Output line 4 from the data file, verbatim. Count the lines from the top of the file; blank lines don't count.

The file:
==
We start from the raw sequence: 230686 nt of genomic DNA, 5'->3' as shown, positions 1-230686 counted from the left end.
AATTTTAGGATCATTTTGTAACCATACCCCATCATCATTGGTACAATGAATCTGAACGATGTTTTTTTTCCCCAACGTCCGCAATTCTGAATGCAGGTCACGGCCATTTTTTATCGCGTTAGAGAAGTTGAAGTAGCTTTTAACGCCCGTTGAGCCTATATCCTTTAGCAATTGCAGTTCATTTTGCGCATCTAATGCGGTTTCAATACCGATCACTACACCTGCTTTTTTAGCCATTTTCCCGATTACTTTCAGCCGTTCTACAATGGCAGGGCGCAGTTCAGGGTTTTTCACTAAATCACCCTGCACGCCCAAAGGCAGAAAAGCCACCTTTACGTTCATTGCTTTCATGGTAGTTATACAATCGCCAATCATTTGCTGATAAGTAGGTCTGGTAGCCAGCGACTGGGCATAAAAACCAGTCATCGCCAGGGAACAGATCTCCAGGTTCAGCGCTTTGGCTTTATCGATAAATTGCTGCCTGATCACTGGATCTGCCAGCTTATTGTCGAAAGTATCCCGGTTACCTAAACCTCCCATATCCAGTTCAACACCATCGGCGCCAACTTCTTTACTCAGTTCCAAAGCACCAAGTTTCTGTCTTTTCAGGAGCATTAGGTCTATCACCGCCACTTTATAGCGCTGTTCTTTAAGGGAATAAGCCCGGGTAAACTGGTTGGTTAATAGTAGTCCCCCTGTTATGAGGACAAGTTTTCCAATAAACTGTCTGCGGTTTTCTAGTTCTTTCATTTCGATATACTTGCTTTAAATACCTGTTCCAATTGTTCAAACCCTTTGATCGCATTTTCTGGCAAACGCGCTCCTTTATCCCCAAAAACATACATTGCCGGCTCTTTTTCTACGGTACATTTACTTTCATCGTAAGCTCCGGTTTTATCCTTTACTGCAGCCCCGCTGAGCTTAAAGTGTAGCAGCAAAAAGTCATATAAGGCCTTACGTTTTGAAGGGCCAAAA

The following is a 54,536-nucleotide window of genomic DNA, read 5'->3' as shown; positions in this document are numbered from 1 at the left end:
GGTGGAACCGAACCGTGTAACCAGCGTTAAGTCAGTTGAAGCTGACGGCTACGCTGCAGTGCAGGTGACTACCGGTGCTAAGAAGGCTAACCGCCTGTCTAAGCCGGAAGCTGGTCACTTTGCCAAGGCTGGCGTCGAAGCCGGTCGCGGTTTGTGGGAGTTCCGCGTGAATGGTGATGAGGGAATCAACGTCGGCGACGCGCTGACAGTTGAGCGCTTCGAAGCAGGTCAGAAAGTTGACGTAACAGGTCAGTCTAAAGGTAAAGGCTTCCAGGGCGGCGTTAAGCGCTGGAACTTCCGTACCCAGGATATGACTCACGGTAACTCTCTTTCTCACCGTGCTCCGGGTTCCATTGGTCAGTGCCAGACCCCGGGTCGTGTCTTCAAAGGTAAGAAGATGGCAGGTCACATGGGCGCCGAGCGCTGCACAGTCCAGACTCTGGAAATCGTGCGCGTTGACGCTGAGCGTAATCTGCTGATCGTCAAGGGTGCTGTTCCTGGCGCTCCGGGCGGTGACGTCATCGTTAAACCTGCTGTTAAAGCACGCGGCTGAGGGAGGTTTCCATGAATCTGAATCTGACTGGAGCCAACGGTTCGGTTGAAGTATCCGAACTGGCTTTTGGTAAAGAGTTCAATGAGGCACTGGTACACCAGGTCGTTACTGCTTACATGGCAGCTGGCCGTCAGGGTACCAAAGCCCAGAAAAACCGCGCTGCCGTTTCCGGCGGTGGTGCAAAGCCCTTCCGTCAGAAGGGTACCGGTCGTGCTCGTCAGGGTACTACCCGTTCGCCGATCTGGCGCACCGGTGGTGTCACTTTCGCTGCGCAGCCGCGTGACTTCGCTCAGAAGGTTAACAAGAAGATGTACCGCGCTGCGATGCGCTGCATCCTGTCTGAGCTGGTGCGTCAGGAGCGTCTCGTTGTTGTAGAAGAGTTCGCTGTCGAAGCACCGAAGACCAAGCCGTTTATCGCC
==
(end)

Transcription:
GGTGGAACCGAACCGTGTAACCAGCGTTAAGTCAGTTGAAGCTGACGGCTACGCTGCAGTGCAGGTGACTACCGGTGCTAAGAAGGCTAACCGCCTGTCTAAGCCGGAAGCTGGTCACTTTGCCAAGGCTGGCGTCGAAGCCGGTCGCGGTTTGTGGGAGTTCCGCGTGAATGGTGATGAGGGAATCAACGTCGGCGACGCGCTGACAGTTGAGCGCTTCGAAGCAGGTCAGAAAGTTGACGTAACAGGTCAGTCTAAAGGTAAAGGCTTCCAGGGCGGCGTTAAGCGCTGGAACTTCCGTACCCAGGATATGACTCACGGTAACTCTCTTTCTCACCGTGCTCCGGGTTCCATTGGTCAGTGCCAGACCCCGGGTCGTGTCTTCAAAGGTAAGAAGATGGCAGGTCACATGGGCGCCGAGCGCTGCACAGTCCAGACTCTGGAAATCGTGCGCGTTGACGCTGAGCGTAATCTGCTGATCGTCAAGGGTGCTGTTCCTGGCGCTCCGGGCGGTGACGTCATCGTTAAACCTGCTGTTAAAGCACGCGGCTGAGGGAGGTTTCCATGAATCTGAATCTGACTGGAGCCAACGGTTCGGTTGAAGTATCCGAACTGGCTTTTGGTAAAGAGTTCAATGAGGCACTGGTACACCAGGTCGTTACTGCTTACATGGCAGCTGGCCGTCAGGGTACCAAAGCCCAGAAAAACCGCGCTGCCGTTTCCGGCGGTGGTGCAAAGCCCTTCCGTCAGAAGGGTACCGGTCGTGCTCGTCAGGGTACTACCCGTTCGCCGATCTGGCGCACCGGTGGTGTCACTTTCGCTGCGCAGCCGCGTGACTTCGCTCAGAAGGTTAACAAGAAGATGTACCGCGCTGCGATGCGCTGCATCCTGTCTGAGCTGGTGCGTCAGGAGCGTCTCGTTGTTGTAGAAGAGTTCGCTGTCGAAGCACCGAAGACCAAGCCGTTTATCGCC